The Role of Cost Shifting in No-Fault Policy Reforms

The Citizens Research Council of Michigan recently released the report Medical Costs of No-fault Automobile Insurance, which identifies a number of reform options policymakers could use to address medical prices and usage rates associated with auto accidents in Michigan.  The reform options presented in the paper range in how they impact the current features of no-fault and whom will be most affected.  Several policy options would reduce the prices paid by auto insurers and, if prices are set at reasonable levels, should not impact auto accident victims’ access to medical benefits in addition to maintaining most, if not all, of the other major features of Michigan’s current no-fault system.

However, even though the major features of no-fault are not impacted by some of these reform options, there will still likely be repercussions elsewhere in the health care system.  Reductions in prices would reduce the revenues received by providers, including hospitals.  The majority of health care claims are not due to auto accidents and the portion of revenues provided by auto insurance reimbursement will vary considerably by provider type and other factors.  How providers respond to reduced revenues will vary by provider but may include several scenarios.

First, in response to lower revenues from auto insurers, providers could reduce capacity which may include layoffs of staff, service reductions, or reductions in staff wages.  The scale of these reductions will be determined by the degree to which providers’ revenues are affected by lower prices or other policy reforms.

Second, providers may attempt to replace lost revenues through other means.  Cost-shifting, the practice of charging some customers more in order to cover lower rates paid by other customers, is often borne by private health insurers.  Providers are often unable to collect higher prices from public health insurers, such as Medicare and Medicaid, and from other insurers that pay according to a fee schedule, such as workers’ compensation.  Therefore, they may look to private health insurers as an avenue for recouping lost revenues.  If costs are shifted to private health insurers then it is possible that private health insurers will in turn raise premiums resulting in increased costs for employers and employees.  Each health insurer will have a different response based on their unique circumstances.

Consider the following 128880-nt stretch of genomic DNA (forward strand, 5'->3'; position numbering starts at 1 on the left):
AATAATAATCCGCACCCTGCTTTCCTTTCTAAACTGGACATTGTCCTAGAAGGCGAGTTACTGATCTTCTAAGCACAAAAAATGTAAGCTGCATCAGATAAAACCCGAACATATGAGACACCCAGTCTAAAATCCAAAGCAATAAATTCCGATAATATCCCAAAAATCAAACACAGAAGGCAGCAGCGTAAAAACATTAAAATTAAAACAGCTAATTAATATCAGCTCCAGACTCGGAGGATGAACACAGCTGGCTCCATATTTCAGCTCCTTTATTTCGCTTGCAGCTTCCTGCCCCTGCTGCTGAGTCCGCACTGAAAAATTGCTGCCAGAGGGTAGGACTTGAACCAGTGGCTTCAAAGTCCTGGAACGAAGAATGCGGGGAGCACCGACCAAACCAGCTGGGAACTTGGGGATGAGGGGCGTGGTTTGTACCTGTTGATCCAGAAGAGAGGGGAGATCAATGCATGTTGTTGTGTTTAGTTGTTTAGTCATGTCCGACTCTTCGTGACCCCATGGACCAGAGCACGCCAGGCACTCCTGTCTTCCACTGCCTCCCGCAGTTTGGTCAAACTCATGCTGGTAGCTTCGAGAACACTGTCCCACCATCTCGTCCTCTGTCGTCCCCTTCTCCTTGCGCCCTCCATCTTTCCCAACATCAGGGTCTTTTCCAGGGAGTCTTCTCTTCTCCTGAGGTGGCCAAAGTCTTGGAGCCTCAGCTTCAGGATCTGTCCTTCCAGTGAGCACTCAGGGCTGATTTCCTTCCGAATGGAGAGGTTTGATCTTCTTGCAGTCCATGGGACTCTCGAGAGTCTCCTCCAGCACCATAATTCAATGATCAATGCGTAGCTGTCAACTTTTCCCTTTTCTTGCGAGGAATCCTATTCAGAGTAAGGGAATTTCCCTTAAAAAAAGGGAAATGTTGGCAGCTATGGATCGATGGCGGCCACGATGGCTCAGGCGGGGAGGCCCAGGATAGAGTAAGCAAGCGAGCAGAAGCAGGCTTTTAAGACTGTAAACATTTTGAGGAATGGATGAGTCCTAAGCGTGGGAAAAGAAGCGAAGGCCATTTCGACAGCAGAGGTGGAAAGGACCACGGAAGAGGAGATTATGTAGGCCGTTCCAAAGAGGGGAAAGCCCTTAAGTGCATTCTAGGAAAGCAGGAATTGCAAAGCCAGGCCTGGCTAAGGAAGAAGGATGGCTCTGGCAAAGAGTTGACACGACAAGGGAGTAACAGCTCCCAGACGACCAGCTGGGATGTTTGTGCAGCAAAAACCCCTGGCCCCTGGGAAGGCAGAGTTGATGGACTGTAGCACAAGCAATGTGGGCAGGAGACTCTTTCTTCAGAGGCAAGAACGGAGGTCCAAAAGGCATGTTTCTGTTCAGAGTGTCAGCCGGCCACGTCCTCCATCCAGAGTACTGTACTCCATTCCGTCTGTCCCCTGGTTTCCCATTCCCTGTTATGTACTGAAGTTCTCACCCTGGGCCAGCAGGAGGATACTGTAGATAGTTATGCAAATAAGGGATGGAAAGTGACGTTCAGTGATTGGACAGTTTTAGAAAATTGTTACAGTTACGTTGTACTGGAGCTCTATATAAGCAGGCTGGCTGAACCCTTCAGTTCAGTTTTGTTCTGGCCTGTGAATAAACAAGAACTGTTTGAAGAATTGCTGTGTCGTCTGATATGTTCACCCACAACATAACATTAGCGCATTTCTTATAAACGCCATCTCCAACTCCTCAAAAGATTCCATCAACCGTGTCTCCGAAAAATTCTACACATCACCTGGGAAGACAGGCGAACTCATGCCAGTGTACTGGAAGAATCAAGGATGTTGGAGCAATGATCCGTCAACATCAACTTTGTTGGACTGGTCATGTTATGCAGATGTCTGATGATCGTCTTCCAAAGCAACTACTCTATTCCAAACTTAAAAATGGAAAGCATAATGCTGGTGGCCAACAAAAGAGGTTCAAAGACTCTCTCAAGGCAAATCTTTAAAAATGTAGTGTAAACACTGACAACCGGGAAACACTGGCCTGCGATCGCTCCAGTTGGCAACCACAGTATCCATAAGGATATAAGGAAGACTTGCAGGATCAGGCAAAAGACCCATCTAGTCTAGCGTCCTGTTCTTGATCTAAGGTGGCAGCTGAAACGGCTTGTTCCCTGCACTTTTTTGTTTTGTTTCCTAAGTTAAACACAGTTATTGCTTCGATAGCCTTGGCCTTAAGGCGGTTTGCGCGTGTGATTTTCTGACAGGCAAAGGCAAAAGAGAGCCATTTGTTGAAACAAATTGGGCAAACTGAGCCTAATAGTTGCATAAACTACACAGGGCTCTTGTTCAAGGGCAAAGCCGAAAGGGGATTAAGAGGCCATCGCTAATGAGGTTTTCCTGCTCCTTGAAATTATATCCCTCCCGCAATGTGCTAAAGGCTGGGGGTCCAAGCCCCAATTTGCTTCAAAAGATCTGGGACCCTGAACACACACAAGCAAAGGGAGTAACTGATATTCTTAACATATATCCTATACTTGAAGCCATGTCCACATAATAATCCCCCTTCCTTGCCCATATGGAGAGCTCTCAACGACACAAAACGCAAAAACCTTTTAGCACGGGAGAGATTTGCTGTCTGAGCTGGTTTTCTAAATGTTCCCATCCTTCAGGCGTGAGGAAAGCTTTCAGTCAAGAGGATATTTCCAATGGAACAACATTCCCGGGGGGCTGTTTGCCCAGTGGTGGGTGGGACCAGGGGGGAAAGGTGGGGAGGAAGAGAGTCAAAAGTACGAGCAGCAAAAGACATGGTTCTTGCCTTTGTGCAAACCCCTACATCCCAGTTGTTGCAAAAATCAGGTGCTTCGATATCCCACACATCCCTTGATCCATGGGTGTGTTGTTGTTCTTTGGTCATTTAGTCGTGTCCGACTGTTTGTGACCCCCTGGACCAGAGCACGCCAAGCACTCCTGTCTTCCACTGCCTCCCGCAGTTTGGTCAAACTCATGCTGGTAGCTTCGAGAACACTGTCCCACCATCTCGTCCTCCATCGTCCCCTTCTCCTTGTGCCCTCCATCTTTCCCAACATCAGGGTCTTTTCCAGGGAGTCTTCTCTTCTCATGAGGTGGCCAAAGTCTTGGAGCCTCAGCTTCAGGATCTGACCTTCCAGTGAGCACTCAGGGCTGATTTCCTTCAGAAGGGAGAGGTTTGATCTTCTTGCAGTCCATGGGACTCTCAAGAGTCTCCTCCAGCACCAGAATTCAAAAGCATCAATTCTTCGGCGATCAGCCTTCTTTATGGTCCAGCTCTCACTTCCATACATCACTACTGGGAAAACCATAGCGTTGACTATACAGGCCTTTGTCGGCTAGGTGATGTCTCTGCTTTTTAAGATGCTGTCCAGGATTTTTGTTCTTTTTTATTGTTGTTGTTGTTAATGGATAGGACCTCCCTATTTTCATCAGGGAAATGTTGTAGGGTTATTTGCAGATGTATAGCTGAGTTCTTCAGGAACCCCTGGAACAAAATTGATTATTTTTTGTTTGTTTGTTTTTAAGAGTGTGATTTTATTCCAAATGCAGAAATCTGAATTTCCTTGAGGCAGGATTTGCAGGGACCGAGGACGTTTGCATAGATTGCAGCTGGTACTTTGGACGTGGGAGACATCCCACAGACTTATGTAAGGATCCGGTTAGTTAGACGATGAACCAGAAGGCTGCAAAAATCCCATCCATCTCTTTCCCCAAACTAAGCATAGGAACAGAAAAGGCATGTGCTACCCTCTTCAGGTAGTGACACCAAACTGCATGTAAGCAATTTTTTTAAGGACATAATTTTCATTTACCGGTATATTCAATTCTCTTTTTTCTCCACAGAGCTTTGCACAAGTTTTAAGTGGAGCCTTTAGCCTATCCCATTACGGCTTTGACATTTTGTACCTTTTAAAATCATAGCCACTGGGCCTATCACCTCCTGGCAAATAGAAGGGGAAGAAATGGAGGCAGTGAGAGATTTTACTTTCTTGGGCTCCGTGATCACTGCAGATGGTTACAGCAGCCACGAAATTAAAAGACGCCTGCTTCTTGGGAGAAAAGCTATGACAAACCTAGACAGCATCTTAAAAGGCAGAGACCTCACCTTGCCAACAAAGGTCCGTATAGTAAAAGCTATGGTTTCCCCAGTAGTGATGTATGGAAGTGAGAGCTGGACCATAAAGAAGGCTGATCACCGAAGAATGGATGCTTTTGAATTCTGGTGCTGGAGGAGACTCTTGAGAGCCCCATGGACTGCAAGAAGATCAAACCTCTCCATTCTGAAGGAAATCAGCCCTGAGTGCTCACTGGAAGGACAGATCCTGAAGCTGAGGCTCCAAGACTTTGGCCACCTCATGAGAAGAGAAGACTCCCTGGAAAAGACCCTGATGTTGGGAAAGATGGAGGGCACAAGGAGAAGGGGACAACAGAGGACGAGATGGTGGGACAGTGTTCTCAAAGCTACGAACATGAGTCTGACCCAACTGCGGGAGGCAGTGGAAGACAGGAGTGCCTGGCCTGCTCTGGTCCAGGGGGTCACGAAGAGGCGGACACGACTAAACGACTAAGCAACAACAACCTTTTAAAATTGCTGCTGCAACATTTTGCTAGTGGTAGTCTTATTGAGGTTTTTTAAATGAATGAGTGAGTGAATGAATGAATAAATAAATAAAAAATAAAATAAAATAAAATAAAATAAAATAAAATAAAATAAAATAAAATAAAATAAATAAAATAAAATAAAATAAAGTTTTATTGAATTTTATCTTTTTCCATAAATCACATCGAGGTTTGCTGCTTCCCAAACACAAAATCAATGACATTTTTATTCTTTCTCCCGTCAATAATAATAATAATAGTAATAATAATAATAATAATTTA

Policymakers should be aware of these potential impacts should they consider reforms to Michigan’s no-fault insurance.

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One Response to The Role of Cost Shifting in No-Fault Policy Reforms

  1. Nancy Barbour says:

    I hope that Michigan lawmakers are very careful about how they change the medical coverage provided in our No-Fault auto insurance. In my former jobs, I had the opportunity to work with people with catastrophic injuries. In an outpatient setting, I knew a man who had an auto accident some 15 years earlier. It had left him with a sore and stiff leg, back injuries, and cognitive problems. He walked using a cane, and a few times a year he returned to physical therapy when his mobility deteriorated. After a couple months in therapy, he would be more mobile and have less pain and would be more active again. He had also spent a long time in an inpatient rehabilitation facility right after he recovered from his initial injuries. I don’t remember exact details, but he had been given months – perhaps even a year – at the facility to recover as much functioning as possible. He lived at home with his wife and their children and he was active with volunteer work in his community when he was feeling well. His cognitive problems were getting worse as he aged, though. Our doctor suggested testing to see what was going on in his brain and the tests were done. He then received therapy to deal with the new problems with his thinking.